Cytotoxic Chemicals in Chemo Drugs Are Dangerous to Families, Caregivers, and the Environment

Are Your Chemo Drugs Dangerous?

The large majority of chemotherapy drugs do not create a risk of contamination. The small number of cytotoxic drugs that do, however, are extremely dangerous.

Start by checking our list of "Problem Chemotherapy Drugs."

If you are taking or will be taking any of the drugs on this list, don't panic.

It is surprisingly simple to protect your family and the environment from secondhand chemo drug dangers.

Contact us to help you understand and protect against the dangers of secondhand chemo.


American Cancer Society
Chemotherapy Principles (PDF)

World Health Organization
Safe Management of Waste from Health Care Activities (PDF)

Environmental Science and Technology / Vol. 40, No. 23
Occurance and Fate of the Cytostatic Drugs Cyclophosophamide and Ifosfamide in Wastewater and Surface Waters

Environmental Toxicology and Chemistry / Vol. 28, No. 12
Environmental Footprint of Pharmeceuticals: The Significance of Factors Beyond Direct Excretion to Sewers

“There is no safe level of exposure.”

– OSHA Technical Manual

Many HD’s (hazardous drugs) are known human carcinogens,for which there is no safe level of exposure. The development of secondary malignancies is a well-documented side effect of chemotherapy treatment.”

Cytotoxic drugs that are used in chemotherapy to help cure cancer patients can cause cancer and birth defects in anyone that is exposed to them.

Pregnant women, babies and children are particularly vulnerable due to the DNA-damaging effect of cytotoxic drugs on rapidly dividing cells.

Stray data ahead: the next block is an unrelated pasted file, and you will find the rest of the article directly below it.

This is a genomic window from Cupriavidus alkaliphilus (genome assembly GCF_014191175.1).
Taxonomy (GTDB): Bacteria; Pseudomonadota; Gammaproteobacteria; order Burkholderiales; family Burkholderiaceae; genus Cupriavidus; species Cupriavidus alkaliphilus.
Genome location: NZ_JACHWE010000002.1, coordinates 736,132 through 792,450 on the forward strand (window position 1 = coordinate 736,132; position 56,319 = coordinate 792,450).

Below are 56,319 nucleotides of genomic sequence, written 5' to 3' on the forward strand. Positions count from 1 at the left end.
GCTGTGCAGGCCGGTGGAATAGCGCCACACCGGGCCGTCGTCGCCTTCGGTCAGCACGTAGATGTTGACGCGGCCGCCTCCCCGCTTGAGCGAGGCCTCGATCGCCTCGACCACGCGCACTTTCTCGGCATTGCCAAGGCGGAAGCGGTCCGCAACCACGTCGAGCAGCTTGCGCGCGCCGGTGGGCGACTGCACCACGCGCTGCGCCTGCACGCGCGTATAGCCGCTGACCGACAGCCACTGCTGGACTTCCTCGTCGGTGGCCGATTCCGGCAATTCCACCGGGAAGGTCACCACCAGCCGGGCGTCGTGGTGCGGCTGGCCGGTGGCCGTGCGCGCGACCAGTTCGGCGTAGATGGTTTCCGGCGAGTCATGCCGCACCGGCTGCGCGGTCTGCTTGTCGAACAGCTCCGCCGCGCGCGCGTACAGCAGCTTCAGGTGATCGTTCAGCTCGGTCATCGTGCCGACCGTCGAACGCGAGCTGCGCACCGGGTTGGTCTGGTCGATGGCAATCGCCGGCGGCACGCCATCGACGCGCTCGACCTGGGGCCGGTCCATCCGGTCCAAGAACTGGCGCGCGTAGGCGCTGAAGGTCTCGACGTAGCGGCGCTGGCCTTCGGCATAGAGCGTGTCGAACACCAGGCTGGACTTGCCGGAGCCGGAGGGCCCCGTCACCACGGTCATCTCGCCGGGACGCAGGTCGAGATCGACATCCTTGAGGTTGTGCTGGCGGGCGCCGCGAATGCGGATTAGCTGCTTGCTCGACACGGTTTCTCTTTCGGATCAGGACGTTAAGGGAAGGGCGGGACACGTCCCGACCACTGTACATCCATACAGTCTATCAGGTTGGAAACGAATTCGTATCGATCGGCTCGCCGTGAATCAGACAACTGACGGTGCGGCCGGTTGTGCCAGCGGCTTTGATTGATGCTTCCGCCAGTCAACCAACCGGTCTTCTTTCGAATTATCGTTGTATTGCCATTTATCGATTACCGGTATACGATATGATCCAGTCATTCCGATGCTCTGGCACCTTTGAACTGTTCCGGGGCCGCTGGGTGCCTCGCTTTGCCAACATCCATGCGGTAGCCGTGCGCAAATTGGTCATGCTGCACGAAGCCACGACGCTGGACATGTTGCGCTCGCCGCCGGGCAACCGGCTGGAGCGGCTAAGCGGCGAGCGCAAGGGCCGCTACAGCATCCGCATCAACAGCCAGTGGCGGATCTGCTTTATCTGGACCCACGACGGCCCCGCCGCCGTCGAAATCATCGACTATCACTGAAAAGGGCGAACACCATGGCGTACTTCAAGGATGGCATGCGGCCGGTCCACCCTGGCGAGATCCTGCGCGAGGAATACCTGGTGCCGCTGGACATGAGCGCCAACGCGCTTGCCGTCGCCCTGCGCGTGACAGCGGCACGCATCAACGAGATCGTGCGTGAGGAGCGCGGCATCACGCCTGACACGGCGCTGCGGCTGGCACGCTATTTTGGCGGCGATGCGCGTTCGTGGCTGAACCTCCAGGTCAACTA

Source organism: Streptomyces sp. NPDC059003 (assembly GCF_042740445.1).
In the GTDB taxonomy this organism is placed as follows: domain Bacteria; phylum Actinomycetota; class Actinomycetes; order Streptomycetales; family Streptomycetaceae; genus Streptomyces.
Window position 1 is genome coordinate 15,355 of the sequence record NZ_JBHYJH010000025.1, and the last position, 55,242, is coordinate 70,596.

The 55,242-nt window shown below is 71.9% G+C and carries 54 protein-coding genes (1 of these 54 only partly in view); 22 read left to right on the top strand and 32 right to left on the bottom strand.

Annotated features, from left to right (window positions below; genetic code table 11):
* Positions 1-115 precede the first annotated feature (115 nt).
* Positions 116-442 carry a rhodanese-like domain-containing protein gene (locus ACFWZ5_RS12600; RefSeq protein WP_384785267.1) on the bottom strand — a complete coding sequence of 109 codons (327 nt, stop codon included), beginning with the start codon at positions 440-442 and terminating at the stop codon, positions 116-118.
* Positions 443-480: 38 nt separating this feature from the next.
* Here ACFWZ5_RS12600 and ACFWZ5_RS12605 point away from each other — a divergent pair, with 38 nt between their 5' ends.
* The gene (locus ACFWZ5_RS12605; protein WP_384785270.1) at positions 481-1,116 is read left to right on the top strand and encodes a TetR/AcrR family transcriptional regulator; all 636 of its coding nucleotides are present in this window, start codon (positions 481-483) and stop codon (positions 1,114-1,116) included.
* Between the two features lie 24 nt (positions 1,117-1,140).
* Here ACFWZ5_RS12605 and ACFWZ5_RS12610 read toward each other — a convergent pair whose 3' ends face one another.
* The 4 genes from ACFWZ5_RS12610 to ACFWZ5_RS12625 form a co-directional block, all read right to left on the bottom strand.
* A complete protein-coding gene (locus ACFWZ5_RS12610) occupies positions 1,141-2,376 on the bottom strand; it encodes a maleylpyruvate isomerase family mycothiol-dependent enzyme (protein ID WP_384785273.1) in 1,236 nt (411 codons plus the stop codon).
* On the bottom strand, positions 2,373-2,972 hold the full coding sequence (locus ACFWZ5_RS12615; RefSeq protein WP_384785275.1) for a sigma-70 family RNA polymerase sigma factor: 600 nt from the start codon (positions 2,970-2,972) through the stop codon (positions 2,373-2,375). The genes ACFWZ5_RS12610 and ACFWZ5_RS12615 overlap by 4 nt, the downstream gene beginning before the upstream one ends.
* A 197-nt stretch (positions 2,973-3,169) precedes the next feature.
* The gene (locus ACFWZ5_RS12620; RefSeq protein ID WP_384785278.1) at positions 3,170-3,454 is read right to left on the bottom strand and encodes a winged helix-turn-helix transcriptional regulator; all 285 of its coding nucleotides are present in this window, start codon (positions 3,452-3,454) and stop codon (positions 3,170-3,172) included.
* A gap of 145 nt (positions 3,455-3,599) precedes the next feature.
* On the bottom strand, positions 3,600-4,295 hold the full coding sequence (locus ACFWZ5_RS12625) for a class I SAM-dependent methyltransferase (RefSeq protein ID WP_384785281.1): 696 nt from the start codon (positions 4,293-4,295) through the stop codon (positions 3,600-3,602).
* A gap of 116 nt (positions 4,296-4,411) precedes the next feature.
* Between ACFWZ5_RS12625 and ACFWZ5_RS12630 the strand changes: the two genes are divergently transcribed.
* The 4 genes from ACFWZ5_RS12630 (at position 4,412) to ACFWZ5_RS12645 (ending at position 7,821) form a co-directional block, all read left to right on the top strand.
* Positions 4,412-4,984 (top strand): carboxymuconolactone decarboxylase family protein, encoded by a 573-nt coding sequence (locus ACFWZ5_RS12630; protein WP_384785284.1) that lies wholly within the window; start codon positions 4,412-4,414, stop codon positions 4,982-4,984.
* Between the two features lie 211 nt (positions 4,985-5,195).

Indisputable Facts About Chemo Drug Dangers

There are many well-documented, long-known facts about cytotoxic chemicals:

1.  There is “No Safe Level of Exposure” (from OSHA) of cytotoxic drugs

2.  Chemotherapy patients excrete these drugs in an ACTIVE STATE for various time frames after each infusion

3.  Exposure causes DNA to be damaged, leading to cancer and birth defects

4. Septic systems are not designed to handle these powerful drugs

5. In the environment, Cyclophosphamide, very commonly used to treat breast cancer, and Ifosfamide, another drug that is frequently used to treat various cancers, are untreatable by ANY type of wastewater treatment or purification 

6. Cyclophosphamide and Ifosfamide can survive intact for extremely long periods of time

Worker protections are in place.

Leading medical, drug and waste management organizations and associations advise of the occupational hazards of exposure to cytotoxic drugs.

From drug production, packaging and transportation to preparation, administration and disposal, strict safety protocols are followed to protect employees from the risk of accidental exposure.

Yet each and every day the family members and caregivers of chemotherapy patients are unwittingly exposed to these dangers chemicals.

Patients are not properly informed.

It is surprisingly simple to protect families, caregivers, and the environment from these dangers, yet patients either do not receive warnings or they are not told how very important they are.

The public has been slowly realizing the problems that these hazardous drugs are to humans as well as the environment.

Serious damage has already been done

To reduce the number of new cancers and birth defects from accidental exposure, as well as protect the public drinking water supply, we must ensure:

  • Hospitals, nursing homes and treatment centers take proper steps to keep cytotoxic chemicals out of the wastewater in their facilities.
  • Patients receive explicit information about the dangers as well as the tools they need to help keep their families, caregivers and our environment safe.ecautions are not taken, these drugs are highly likely to contaminate their home environment.
  • In fact, studies published in 2013 and 2014 have documented exposure and contamination of chemotherapy patient’s home settings as well as their family members.